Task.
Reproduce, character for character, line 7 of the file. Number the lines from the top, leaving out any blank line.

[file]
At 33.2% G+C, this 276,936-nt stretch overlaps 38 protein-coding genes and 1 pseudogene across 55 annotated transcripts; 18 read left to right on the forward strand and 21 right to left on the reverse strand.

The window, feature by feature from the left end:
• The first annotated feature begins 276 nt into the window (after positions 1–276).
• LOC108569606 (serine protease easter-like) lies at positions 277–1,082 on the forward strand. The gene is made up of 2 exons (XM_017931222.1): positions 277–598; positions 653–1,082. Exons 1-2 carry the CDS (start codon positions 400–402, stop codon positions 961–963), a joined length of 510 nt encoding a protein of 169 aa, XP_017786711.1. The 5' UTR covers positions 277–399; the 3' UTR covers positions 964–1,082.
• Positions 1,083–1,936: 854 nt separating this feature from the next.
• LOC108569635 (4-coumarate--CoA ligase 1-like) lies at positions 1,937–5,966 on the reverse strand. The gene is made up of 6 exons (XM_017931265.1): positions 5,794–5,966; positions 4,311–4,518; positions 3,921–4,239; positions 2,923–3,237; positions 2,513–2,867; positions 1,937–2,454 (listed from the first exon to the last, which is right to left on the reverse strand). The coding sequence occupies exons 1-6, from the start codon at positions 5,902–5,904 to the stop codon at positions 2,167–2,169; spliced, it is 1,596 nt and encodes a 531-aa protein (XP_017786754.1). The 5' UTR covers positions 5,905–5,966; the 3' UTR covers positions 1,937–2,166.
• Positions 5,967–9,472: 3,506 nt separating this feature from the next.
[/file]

• Positions 5,967–9,472: 3,506 nt separating this feature from the next.